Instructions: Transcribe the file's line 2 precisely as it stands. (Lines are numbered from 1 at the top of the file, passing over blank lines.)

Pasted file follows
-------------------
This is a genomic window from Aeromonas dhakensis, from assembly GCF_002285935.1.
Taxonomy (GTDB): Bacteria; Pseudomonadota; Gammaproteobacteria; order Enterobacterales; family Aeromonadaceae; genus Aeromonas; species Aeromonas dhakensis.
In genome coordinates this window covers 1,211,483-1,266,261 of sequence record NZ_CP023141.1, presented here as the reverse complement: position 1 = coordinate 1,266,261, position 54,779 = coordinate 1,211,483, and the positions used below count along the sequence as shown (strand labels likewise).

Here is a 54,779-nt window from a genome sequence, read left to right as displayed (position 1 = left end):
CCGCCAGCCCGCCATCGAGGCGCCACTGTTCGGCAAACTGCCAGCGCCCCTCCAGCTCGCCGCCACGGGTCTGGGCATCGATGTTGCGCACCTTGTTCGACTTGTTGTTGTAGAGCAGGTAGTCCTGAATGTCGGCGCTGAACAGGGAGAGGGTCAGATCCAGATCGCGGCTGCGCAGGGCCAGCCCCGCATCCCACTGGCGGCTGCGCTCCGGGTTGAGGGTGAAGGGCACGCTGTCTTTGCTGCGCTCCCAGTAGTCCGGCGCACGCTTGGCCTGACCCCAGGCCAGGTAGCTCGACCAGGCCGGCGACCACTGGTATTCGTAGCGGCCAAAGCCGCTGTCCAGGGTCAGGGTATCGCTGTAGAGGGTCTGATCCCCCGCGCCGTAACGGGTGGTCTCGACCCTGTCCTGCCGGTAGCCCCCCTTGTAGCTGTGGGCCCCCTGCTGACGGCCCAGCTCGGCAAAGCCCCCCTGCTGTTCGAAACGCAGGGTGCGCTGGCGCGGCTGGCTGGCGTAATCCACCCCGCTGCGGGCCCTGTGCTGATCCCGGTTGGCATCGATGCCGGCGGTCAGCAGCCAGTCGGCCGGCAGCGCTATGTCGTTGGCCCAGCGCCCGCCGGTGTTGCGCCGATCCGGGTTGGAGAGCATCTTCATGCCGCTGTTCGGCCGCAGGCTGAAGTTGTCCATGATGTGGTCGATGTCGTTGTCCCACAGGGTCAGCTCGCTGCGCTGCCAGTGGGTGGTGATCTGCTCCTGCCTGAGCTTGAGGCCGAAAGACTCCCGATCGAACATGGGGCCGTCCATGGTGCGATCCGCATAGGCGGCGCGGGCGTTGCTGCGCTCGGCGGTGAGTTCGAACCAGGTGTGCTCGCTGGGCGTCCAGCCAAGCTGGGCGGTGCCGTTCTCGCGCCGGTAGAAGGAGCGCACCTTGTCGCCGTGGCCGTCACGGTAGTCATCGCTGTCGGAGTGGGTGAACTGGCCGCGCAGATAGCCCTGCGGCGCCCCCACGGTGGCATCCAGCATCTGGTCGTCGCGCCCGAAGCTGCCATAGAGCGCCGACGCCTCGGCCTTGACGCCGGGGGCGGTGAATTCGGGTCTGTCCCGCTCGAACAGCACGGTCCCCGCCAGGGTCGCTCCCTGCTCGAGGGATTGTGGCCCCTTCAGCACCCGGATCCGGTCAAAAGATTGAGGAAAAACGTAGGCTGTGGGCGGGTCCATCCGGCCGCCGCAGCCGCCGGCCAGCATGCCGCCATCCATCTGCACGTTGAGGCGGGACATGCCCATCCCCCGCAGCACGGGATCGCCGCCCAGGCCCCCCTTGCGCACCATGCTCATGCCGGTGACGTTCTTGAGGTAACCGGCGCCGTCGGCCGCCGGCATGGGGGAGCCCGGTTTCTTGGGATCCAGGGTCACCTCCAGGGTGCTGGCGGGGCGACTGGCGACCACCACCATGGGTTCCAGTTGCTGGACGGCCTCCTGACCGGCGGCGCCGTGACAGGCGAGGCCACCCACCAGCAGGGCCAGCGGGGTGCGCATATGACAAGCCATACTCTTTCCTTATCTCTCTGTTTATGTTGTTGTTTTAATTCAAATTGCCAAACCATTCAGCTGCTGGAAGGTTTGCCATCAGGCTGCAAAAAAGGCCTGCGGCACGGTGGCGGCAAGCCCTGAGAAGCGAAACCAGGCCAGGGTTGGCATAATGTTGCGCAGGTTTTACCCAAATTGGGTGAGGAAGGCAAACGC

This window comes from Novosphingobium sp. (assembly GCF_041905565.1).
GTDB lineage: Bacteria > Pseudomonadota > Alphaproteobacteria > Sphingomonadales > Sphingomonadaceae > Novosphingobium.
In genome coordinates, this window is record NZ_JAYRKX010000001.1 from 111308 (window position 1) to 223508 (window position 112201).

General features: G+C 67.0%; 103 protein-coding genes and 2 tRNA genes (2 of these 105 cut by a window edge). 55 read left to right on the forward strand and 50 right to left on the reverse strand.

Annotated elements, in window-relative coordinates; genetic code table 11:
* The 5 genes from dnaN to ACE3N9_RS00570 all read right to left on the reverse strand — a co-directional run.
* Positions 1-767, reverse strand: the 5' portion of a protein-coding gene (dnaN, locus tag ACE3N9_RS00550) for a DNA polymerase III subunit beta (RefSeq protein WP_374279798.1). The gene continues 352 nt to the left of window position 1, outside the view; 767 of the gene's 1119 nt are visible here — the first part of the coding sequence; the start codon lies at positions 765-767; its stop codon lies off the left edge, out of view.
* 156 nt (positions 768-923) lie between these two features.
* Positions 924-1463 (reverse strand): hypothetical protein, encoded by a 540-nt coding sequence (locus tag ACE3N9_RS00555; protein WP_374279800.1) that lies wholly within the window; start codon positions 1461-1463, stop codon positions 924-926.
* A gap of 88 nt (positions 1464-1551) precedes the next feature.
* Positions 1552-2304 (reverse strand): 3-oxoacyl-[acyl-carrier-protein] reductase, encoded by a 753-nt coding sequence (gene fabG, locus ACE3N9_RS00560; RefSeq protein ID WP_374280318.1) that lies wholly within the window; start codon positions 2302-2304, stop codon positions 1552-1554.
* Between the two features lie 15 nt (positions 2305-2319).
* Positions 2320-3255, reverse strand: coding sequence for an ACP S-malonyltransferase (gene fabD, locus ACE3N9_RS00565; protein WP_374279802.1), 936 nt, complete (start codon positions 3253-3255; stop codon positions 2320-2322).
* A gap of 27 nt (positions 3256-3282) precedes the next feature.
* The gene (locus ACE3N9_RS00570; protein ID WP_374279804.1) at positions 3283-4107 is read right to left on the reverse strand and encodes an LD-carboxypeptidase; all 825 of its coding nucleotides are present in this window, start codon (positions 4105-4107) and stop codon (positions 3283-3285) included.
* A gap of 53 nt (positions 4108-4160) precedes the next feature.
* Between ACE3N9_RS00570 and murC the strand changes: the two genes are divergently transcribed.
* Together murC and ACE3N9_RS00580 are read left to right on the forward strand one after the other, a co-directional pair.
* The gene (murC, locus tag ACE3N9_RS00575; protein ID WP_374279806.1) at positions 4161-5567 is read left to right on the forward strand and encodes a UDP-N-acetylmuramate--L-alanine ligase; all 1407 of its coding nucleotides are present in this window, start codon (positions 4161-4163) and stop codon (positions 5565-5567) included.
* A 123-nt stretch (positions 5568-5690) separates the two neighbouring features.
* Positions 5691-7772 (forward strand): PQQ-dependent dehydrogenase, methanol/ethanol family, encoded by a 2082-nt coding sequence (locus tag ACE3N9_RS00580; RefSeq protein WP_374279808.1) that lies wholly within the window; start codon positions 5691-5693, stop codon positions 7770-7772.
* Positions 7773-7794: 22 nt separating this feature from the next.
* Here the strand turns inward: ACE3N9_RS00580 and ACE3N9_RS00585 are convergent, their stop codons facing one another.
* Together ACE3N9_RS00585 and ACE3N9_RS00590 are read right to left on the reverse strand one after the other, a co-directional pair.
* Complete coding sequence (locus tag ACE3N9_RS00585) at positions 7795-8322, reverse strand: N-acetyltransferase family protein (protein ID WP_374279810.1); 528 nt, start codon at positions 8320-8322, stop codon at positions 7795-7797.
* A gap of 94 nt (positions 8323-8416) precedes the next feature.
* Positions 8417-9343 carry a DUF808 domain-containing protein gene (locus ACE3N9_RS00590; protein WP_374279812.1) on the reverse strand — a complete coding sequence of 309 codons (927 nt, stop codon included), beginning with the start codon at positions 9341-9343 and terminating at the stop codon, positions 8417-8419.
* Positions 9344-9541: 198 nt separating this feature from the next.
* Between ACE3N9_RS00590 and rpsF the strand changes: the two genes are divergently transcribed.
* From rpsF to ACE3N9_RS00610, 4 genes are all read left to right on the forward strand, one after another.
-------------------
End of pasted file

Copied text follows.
Taxonomy (GTDB): Bacteria; Pseudomonadota; Gammaproteobacteria; order Enterobacterales; family Aeromonadaceae; genus Aeromonas; species Aeromonas dhakensis.